These are the clients that I can't decide how to approach. Do I just let it go because it's not about me and there are plenty of other docs who will do what they want?
    What I'm trying hard to work on in this area is continuing to speak truth "here are the risks of inductions" kind of thing and say "but ultimately, this is your body and your decision to make" as long as it's not completely ridiculous (I'm not inducing anyone at 36 weeks, no matter how sick of being pregnant they are or who is in town visiting and wants to see the baby before they go home) I'm trying to let go of the need to be right myself and figure that at least I can encourage people to expect to be told how medical decisions are being made, and maybe it will prepare the way for them to do things differently one day, or at least be supportive of someone who does things differently.

  9. maiasaura's comment is right on--new moms often don't complain much because all mothers, especially new ones, are exhausted, overworked, and under-supported in this country. By the time you get past the worst of the exhaustion, you feel silly for complaining about something that happened a year or two years ago (it can take that long to process it all!)

    We also don't complain because we are pressured not to; when I would speak of my trauma at my son's birth, people would ask if I had "sought help"--in other words, take your antidepressant and shut up. It was infuriating. Women are still being made to feel that *they* are the defective ones, not the system that abuses them.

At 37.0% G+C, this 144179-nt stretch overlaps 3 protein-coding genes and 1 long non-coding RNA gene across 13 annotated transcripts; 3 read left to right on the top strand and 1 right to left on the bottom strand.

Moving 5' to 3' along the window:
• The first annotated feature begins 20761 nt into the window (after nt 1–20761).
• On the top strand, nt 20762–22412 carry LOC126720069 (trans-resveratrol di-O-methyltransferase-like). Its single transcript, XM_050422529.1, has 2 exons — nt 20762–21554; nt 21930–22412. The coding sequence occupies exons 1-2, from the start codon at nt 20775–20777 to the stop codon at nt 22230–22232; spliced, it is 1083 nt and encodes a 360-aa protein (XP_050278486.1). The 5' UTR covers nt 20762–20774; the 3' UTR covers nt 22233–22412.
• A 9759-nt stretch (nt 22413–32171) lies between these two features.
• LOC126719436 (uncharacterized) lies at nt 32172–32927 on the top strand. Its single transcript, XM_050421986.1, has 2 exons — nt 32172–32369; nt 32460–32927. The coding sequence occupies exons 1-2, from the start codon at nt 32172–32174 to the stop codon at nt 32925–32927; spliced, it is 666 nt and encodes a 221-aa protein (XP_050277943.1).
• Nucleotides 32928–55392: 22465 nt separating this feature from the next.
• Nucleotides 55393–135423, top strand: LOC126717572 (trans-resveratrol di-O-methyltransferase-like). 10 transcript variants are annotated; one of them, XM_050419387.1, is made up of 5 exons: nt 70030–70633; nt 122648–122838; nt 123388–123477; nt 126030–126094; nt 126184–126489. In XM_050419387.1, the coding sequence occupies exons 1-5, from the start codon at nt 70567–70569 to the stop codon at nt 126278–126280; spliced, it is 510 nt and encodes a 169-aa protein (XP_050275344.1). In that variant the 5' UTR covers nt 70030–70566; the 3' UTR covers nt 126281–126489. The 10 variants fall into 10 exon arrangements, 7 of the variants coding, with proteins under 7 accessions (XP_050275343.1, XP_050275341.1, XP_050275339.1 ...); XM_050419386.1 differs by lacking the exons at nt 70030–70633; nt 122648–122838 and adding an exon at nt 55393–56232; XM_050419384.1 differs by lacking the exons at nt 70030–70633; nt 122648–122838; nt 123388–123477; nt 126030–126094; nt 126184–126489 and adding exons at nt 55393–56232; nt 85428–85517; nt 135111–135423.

10. I SO agree about the ending. And birth being a feminist issue. Why don't ALL women band together on this issue?
    If interested, you can read my review of the film here http://enjoybirth.wordpress.com/2007/10/26/business-of-being-born-movie-review/

  11. I think the reason that all, or even more, women DON't band together about this is because so many of them have been brainwashed by the media and society that birth is painful, and must be medicated against. Then they go to the hospitals, often wanting to "try" a natural birth, and they quickly realize that the peaceful, painless birth they hoped for is not possible with all the interventions being thrown at them. Unfortunately, instead of looking at the establishment as the basis of the problem, they decide that their bodies are not cut out for birthing "naturally", that those who do it without drugs must be super-women, and so they go for the drugs and interventions even faster next time thinking that they are doing the best thing for themselves and their babies.

    I think if women could truly, truly understand before they start having kids that when they step through those hospital doors they are agreeing to the Standard Operating Procedure (hmm, interesting how that word "operating" is what happens so often), but that there are other options, more women would speak out to get what makes the most sense - birth being allowed to proceed in the mother's body's own way in the peaceful, quiet surroundings of her home. Sounds like a great recipe to me.

  12. Dr. Jen,
    If I ever need hospital care I will be more than happy to order you around!